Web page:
Energy stored in brine cells means that the cooling systems at Bergen airport in Norway can run for several days without any mains electricity. The new storage method could change the cooling industry, says civil engineer Rune Teigland of COWI.
Energy stored in 44,000 small plastic cells
Teigland works for COWI, which was part of the project design group for Terminal T3 at Bergen Airport, looking after fire safety, acoustics and energy among other areas.
Technology known from vineyards
This process – the transition of a substance between a solid and a liquid state – is called a phase change, and it is not a new and unfamiliar technology: for centuries, European wine growers have been placing containers of water between the grapevines when the frost threatens. When the water starts to freeze, it releases heat into the surroundings, which saves the grapes.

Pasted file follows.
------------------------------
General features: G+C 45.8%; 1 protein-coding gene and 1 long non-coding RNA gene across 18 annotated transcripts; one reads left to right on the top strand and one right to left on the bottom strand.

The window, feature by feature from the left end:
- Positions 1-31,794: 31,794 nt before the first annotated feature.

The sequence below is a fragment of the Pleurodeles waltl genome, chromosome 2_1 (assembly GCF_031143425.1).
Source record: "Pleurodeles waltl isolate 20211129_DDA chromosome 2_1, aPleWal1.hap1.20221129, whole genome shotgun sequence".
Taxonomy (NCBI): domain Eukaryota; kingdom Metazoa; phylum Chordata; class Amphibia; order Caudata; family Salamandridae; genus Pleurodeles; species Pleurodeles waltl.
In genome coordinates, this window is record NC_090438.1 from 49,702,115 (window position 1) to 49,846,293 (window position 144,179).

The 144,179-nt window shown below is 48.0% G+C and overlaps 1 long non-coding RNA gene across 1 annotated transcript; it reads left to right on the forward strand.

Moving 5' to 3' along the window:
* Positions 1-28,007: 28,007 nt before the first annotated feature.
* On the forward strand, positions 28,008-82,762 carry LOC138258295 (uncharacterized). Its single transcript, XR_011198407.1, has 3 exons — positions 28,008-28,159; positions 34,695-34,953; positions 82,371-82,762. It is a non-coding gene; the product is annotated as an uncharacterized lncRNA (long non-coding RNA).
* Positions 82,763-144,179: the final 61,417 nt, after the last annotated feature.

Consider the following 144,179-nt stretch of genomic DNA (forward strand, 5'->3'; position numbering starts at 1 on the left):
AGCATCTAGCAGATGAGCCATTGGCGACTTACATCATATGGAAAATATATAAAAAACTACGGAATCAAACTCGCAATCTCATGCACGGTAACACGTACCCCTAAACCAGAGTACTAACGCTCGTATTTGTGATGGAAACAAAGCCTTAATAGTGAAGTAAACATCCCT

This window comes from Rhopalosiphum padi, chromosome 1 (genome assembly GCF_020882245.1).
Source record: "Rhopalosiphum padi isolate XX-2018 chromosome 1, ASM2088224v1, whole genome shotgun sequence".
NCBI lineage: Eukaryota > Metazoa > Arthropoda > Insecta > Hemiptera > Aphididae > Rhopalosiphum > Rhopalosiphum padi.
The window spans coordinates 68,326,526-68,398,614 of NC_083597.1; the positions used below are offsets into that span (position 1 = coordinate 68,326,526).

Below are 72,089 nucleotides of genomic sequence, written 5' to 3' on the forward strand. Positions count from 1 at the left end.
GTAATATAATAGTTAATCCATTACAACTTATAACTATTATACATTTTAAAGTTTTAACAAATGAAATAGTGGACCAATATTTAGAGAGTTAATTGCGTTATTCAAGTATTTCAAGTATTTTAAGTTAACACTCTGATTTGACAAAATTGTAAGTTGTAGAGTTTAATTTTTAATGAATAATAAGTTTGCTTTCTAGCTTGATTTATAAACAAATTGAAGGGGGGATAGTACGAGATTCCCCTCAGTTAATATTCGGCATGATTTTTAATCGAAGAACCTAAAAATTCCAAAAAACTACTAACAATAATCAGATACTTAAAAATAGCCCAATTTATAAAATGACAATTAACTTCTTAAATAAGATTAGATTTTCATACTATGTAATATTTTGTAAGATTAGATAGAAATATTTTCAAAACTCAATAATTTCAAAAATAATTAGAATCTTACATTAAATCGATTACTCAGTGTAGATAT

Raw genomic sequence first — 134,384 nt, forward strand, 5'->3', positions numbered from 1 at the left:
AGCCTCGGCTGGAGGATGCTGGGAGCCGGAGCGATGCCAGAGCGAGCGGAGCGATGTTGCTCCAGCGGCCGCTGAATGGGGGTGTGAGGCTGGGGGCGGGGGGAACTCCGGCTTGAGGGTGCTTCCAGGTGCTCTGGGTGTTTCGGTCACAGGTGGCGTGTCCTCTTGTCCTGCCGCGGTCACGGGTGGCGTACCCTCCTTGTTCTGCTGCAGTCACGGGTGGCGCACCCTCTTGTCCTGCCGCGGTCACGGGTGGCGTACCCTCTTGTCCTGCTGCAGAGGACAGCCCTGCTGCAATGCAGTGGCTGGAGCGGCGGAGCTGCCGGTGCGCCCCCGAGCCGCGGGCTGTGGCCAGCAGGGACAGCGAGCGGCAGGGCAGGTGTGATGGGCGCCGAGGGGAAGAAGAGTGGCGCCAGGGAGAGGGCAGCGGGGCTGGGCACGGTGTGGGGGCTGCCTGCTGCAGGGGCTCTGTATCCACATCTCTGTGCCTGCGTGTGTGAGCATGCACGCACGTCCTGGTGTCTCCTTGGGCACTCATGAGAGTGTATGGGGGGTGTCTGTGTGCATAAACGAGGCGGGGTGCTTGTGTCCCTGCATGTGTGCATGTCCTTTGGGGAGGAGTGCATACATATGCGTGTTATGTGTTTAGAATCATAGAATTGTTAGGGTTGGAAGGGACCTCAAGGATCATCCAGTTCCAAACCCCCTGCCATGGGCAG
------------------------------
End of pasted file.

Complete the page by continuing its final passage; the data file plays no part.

About the cooling plant at Bergen airport
- The system can run for two hours at full capacity just on the energy stored in the brine cells.
- Full capacity is rarely needed in Bergen – typically just for a few hours in the middle of the day in the summer months.
- In practice, the cooling plant can therefore run for several days with no mechanical cooling.
- The cost to the airport of the cooling system is around NOK 20 million.
- The system gives annual savings of around 5,000 megawatt-hours, or about NOK 5 million compared to a conventional system.